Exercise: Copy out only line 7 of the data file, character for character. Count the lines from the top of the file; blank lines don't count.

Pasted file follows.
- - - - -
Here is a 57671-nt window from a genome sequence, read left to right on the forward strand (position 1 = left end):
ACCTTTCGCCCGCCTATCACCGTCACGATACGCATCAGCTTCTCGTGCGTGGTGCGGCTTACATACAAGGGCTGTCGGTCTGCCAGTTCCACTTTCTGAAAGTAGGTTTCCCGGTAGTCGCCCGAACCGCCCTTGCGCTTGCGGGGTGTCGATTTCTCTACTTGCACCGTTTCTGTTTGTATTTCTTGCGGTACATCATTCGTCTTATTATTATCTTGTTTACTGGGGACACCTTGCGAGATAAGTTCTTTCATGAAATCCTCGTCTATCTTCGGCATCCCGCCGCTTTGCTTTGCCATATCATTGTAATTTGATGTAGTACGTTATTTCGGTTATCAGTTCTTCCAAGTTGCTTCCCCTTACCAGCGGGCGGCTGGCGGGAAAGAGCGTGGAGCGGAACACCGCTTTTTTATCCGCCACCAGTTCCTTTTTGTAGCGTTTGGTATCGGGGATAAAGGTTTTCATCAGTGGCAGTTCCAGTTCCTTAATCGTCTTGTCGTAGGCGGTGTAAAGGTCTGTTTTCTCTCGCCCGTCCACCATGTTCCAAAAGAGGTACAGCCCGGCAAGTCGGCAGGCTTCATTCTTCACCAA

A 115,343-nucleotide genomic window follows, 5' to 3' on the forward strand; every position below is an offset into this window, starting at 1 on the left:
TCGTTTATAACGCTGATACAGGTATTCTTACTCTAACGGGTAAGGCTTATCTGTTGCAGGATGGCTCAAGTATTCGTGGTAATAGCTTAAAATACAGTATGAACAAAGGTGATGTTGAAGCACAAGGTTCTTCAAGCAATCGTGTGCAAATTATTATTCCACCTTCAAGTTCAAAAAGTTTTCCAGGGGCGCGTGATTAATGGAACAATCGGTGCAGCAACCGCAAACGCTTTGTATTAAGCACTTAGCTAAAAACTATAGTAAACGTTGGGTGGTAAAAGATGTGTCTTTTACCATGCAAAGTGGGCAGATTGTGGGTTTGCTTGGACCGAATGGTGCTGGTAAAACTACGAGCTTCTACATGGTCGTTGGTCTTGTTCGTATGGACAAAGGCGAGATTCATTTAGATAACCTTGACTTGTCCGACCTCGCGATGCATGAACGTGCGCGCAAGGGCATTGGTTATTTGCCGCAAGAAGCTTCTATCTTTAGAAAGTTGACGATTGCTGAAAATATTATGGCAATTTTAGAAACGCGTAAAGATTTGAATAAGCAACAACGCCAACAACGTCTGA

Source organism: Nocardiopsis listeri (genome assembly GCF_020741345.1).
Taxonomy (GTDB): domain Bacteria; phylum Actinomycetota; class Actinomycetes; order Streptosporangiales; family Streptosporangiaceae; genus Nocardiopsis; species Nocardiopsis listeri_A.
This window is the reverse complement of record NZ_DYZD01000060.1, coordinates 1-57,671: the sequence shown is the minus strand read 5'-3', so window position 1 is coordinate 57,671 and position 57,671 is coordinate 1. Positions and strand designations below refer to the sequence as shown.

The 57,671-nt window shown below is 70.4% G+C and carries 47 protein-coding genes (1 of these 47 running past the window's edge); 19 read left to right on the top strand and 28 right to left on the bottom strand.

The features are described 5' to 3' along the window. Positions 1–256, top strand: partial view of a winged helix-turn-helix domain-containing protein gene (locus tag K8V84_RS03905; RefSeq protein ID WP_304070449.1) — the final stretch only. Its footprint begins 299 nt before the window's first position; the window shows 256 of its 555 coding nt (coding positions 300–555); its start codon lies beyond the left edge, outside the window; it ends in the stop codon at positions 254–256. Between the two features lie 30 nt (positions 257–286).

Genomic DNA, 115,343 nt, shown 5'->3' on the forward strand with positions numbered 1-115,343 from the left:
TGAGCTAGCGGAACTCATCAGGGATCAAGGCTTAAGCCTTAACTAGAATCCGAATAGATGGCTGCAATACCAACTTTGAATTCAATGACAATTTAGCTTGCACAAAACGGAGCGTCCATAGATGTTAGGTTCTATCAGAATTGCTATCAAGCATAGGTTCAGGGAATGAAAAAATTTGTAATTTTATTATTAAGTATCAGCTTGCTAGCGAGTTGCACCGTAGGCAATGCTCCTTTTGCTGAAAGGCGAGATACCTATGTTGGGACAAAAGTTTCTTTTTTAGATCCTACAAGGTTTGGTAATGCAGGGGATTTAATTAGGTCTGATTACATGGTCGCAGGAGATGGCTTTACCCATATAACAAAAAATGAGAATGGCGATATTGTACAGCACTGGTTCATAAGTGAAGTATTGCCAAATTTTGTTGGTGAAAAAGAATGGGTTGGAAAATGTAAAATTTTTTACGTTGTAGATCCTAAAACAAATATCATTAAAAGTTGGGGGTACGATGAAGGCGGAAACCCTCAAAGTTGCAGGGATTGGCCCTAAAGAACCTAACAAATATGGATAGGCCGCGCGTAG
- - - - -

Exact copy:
This window is the reverse complement of record NZ_DYZD01000060.1, coordinates 1-57,671: the sequence shown is the minus strand read 5'-3', so window position 1 is coordinate 57,671 and position 57,671 is coordinate 1. Positions and strand designations below refer to the sequence as shown.